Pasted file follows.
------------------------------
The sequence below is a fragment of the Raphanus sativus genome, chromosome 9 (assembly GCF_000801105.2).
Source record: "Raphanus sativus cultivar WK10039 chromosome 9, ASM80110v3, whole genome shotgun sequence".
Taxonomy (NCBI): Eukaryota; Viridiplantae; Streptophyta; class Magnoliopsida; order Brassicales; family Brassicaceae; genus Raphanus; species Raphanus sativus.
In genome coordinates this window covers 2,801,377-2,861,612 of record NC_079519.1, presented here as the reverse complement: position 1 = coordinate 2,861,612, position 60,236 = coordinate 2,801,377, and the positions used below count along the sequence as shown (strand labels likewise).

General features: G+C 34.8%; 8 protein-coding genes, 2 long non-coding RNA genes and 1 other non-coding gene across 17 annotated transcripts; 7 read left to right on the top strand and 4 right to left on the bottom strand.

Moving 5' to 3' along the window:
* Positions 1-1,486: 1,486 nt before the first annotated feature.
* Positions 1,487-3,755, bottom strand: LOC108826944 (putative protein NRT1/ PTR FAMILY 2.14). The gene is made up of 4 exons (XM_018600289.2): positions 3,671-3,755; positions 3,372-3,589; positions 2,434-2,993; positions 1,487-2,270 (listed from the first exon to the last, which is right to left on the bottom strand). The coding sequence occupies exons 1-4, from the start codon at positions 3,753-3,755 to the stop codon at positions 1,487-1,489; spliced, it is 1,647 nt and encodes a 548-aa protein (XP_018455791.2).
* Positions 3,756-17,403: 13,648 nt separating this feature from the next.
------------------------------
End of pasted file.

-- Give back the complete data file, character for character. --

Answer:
The sequence below is a fragment of the Raphanus sativus genome, chromosome 9 (assembly GCF_000801105.2).
Source record: "Raphanus sativus cultivar WK10039 chromosome 9, ASM80110v3, whole genome shotgun sequence".
Taxonomy (NCBI): Eukaryota; Viridiplantae; Streptophyta; class Magnoliopsida; order Brassicales; family Brassicaceae; genus Raphanus; species Raphanus sativus.
In genome coordinates this window covers 2,801,377-2,861,612 of record NC_079519.1, presented here as the reverse complement: position 1 = coordinate 2,861,612, position 60,236 = coordinate 2,801,377, and the positions used below count along the sequence as shown (strand labels likewise).

General features: G+C 34.8%; 8 protein-coding genes, 2 long non-coding RNA genes and 1 other non-coding gene across 17 annotated transcripts; 7 read left to right on the top strand and 4 right to left on the bottom strand.

Moving 5' to 3' along the window:
* Positions 1-1,486: 1,486 nt before the first annotated feature.
* Positions 1,487-3,755, bottom strand: LOC108826944 (putative protein NRT1/ PTR FAMILY 2.14). The gene is made up of 4 exons (XM_018600289.2): positions 3,671-3,755; positions 3,372-3,589; positions 2,434-2,993; positions 1,487-2,270 (listed from the first exon to the last, which is right to left on the bottom strand). The coding sequence occupies exons 1-4, from the start codon at positions 3,753-3,755 to the stop codon at positions 1,487-1,489; spliced, it is 1,647 nt and encodes a 548-aa protein (XP_018455791.2).
* Positions 3,756-17,403: 13,648 nt separating this feature from the next.